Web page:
Have you heard the one about me standing in the school playground having a heated conversation with the consumer affairs editor of the Daily Mail trying to keep a developing story out of the press?
Probably not. We don’t tend to shout too loud about mitigating negative press coverage. As an industry, we tend to shine a light on the headline grabbers.
However, an amazing profile and super reputation as a business is as much about tackling the rough with the smooth. Yet, many businesses still don’t have the time (or inclination) to put in place a crisis communications plan.
Every business is vulnerable to a crisis. Crossing your fingers and hoping for the best, burying your head in the sand, or even fighting fire with fire, are not acceptable.
If you don’t prepare, the chances are you’ll invite more damage. And your customers, prospects, employees and wider stakeholders will hold you to account.
In the absence of a plan operational response can break down, communications can seem disparate, and you’ll be seen as inept. The effect on the financial and reputational bottom line can be severe.
Here is our simple 101 to crisis communications.
Before the storm
Think the worst. Plan for the worst.
PR folk aren’t known for being glass half-full, however, you need to anticipate you may fall foul. Being proactive and including representatives from across your organisation is a great starting point.
Situations can be identified, and responses and approaches can be lined up. preventable by simply modifying existing methods of operation (and it’s much better to have your ducks in a row now than in a pressure cooker situation).
On certain occasions, a crisis is of your own making, e.g planned redundancies; closure or movement of an office, a data breach, leaking of an acquisition..?
Other occasions could involve loss of service to your customers, sometimes it’s loss of life, other times, it could be a precarious situation caused by members of your team. The list is an interesting one.
But by mapping the scenarios you’ve got the start of your crisis response plan.
Pick your team. Brief your team.
A small team group should be identified to serve as your crisis comms team. That usually means your public relations team, your legal support, your CEO and a group of subject matter experts.
Identify policies and training, knowing the escalation path, and ensure you’ve mapped messaging to spokespeople, whether that will be communicated verbally or in writing.
Not every issue will need to go to the very top, so make sure you’ve identified your escalation paths and agreed on the means of notification.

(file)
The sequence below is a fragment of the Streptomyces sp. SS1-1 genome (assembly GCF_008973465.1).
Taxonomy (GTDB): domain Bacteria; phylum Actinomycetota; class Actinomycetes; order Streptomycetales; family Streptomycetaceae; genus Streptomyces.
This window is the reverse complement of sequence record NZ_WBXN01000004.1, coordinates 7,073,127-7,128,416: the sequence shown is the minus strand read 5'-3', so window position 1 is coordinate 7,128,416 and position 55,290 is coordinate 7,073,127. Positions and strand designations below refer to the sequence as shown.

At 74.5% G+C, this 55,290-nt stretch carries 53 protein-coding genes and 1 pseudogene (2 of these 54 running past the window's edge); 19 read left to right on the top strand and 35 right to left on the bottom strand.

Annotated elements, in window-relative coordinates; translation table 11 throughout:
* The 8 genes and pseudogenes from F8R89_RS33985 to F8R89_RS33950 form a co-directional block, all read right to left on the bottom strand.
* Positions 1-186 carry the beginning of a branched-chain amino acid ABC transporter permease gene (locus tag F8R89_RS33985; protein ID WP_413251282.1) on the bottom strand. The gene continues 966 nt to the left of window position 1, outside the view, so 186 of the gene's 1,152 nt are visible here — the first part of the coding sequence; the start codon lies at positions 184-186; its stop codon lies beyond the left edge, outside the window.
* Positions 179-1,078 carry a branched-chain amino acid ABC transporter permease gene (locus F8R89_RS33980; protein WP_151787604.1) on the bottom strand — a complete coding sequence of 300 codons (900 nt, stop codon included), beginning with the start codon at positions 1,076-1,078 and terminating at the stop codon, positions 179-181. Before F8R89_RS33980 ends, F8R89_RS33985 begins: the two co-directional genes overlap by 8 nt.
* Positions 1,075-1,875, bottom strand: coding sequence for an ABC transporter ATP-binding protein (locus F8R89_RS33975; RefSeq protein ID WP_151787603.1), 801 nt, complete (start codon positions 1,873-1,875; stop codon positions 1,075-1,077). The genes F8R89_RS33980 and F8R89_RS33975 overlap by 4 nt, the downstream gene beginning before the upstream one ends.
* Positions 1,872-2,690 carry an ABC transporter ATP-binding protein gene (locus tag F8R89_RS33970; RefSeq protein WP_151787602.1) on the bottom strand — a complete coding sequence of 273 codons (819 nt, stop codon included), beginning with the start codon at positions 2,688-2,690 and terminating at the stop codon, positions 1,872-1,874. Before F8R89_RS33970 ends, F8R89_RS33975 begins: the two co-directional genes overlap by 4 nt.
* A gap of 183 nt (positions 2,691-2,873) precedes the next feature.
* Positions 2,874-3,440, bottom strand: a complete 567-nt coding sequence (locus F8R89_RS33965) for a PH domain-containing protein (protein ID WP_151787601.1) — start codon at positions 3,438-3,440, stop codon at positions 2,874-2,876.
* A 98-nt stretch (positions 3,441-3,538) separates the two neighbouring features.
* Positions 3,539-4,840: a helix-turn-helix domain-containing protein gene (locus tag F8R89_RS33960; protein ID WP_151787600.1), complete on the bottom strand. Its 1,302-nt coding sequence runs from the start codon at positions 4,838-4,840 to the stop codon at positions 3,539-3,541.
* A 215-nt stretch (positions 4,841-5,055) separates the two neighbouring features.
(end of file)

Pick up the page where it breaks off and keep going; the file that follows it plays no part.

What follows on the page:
Know what to say. Keep calm.
Sometimes a full messaging approach will have to run alongside a developing situation. But creating “holding statements,” messages designed for use immediately, can be developed in advance to be used for a wide variety of scenarios relating to the scenarios you’ve identified in stage one.
I’ve lost count of the number of times I’ve uttered the words “we don’t respond to rumours or conjecture” when in the middle of a commercially sensitive business transaction. Sounds better than “no comment”, don’t you think?
…After the storm
Review and adapt
Holding statements are a great starting point, but your team should be prepared to develop any crisis-specific messages as circumstances dictate.
If you know your stakeholders, you’ll know the type of information they want and how they want to consume it. What do those stakeholders need to know and then keep it simple. Try and keep your messages to three points and ensure it is relevant to customers and media.
It’s always a great idea to ask yourselves the killer exam question: “what did we learn from this?”
A review of what was done right, what went well, and what could have been improved is a must-do activity for the crisis comms team.
It means updating the playbook and closing the loop, making sure you’re in an even stronger position for the future.
Being prepared may be a small up-front use of time and resource, but it pays back when the worst does happen.
If you want to discuss a crisis comms plan with our PR and reputation team, we’d love to give you an hour of our time.